Everitt, Martin (1829-1901)

Of Great Hale

Christian Messenger 1900

Transcription of Sketch in the Christian Messenger in the series ‘Local Preachers worth knowing’ by W. Overton.

PRIMITIVE Methodism, in the Sleaford Circuit, has had many noble men amongst its laymen who have served its interests in a generous and ungrudging manner, and who have done much to strengthen and consolidate the work of our Church in this part of Lincolnshire.

There were John Newton and William Stennett, who travelled hundreds of miles in their endeavours to evangelise the inhabitants of the villages of South Lincolnshire. Frederick Hipkin, who, as choir-master, local preacher and circuit steward, rendered splendid service for many long years; and Josiah Buttler who, as class-leader and society steward, did much to increase the influence and power of our Church in the town of Sleaford, and who, as circuit steward, knew intimately and helped liberally all our country societies, so that his name is now ‘as ointment poured forth.’ These all have joined the ‘great majority around the throne,’ and are to some extent crowned and ‘sceptred spirits who rule us from their urns.’ There is, however, still one at least left, the subject of this sketch who knew and laboured and was closely associated with them all, and who now as a local preacher occupies a unique position in our circuit life and work. At the ripe age of three-score-and-ten he still remains with us to counsel, inspire and help in the work of this large circuit.

He is a ‘Local Preacher worth Knowing,’ and those who have been privileged to know him intimately can testify that he is no ordinary man. Physically, he is considerably above medium height, and has a fine appearance, and would command attention in any pulpit.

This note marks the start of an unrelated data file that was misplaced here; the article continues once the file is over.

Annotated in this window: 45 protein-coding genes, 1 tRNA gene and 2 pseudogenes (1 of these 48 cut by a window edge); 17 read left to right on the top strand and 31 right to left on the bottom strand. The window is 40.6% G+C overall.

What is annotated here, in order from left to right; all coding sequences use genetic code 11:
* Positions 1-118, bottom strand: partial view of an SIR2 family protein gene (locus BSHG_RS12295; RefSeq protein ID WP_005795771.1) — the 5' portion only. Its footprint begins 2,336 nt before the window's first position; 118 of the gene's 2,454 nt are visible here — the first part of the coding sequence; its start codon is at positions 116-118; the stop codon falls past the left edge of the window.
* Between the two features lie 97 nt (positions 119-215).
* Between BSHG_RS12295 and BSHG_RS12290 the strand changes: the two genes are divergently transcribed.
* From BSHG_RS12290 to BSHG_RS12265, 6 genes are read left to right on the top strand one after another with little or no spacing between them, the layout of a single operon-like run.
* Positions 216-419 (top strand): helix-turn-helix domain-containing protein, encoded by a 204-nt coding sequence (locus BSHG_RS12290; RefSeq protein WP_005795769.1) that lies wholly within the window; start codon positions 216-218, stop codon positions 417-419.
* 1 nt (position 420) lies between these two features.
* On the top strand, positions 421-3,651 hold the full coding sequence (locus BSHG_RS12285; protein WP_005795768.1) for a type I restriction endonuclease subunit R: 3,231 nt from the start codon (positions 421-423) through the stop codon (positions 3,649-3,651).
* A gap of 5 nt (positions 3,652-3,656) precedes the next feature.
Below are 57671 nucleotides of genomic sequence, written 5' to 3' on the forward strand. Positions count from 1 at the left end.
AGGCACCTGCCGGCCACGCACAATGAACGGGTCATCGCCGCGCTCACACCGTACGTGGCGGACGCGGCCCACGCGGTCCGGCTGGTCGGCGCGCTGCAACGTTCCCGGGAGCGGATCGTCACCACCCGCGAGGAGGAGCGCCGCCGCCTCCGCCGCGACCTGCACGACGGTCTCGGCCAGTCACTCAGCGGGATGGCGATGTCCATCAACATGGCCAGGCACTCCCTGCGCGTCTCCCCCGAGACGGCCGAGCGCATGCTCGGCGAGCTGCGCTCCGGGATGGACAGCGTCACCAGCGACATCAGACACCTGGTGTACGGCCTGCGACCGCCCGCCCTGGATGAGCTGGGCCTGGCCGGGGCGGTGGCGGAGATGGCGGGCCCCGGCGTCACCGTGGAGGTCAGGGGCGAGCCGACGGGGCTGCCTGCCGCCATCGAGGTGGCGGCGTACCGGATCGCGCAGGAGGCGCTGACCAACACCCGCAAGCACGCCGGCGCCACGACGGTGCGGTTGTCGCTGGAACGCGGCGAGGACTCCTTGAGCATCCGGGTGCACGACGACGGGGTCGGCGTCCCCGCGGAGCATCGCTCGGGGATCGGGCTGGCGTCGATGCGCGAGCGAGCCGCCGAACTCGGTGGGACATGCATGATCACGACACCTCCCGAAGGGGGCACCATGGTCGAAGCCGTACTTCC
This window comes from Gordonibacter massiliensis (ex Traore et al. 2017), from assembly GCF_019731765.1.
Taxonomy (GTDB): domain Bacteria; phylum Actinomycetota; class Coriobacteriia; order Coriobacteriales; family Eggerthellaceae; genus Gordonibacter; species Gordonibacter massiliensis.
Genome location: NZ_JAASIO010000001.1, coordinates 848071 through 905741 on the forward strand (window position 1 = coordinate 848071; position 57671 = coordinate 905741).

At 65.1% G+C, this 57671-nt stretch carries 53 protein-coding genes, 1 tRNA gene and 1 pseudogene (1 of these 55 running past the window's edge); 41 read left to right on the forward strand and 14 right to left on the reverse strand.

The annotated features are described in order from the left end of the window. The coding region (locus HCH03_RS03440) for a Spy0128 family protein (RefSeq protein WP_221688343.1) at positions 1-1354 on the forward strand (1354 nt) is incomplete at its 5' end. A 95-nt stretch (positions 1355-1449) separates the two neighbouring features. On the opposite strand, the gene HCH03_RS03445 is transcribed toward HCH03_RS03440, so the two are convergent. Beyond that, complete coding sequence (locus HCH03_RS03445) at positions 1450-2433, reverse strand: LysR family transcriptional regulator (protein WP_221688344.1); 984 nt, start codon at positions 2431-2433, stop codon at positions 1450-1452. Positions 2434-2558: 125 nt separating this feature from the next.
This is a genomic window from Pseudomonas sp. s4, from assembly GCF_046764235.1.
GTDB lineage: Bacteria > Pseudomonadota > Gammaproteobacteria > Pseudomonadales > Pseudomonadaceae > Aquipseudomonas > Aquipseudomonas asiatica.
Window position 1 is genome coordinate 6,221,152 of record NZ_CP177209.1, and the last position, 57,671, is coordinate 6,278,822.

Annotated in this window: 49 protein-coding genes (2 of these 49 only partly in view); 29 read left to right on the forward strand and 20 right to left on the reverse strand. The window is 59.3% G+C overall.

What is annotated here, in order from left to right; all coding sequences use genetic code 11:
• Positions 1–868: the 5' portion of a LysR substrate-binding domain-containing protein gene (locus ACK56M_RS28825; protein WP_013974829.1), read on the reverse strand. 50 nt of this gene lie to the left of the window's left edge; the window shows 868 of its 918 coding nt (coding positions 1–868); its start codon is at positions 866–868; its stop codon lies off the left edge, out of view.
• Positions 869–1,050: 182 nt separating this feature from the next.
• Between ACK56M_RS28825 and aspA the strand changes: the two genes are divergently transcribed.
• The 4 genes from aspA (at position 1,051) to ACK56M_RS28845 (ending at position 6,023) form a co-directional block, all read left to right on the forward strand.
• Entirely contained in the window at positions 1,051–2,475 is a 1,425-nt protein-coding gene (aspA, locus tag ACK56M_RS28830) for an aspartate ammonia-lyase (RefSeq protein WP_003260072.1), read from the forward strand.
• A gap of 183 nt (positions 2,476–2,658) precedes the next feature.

Mentally, he is much superior to the generality of local preachers, and has wisely and assiduously cultivated the intellectual side of his nature, and so acquired large stores of useful knowledge He has not attained to this, however, without considerable effort. He was born with no silver spoon in his mouth. His parents, who lived in Northamptonshire, were working people. About the time of Martin’s birth – which was on March 8th, 1829 – they were small farmers; but owing to agricultural depression, and his father being bond for a person for whom he had to pay nearly £200, they had to give up their farm, and young Martin at an early age went forth to earn his own living. Whilst living as a farm-servant at Gedney Hill he attended the Wesleyan Chapel at Holbeach Drove, and being religiously inclined, he was invited to become a Sunday school teacher. He accepted the invitation, and not long after, at a Sunday evening service, he went to the ‘penitent form’ and sought the Saviour. He, however, did not find peace, so the next Sunday evening he went out again. Still the light did not come, but during the week, whilst engaged at work in the field, he realised the joy and blessing of salvation. He was now about sixteen years old.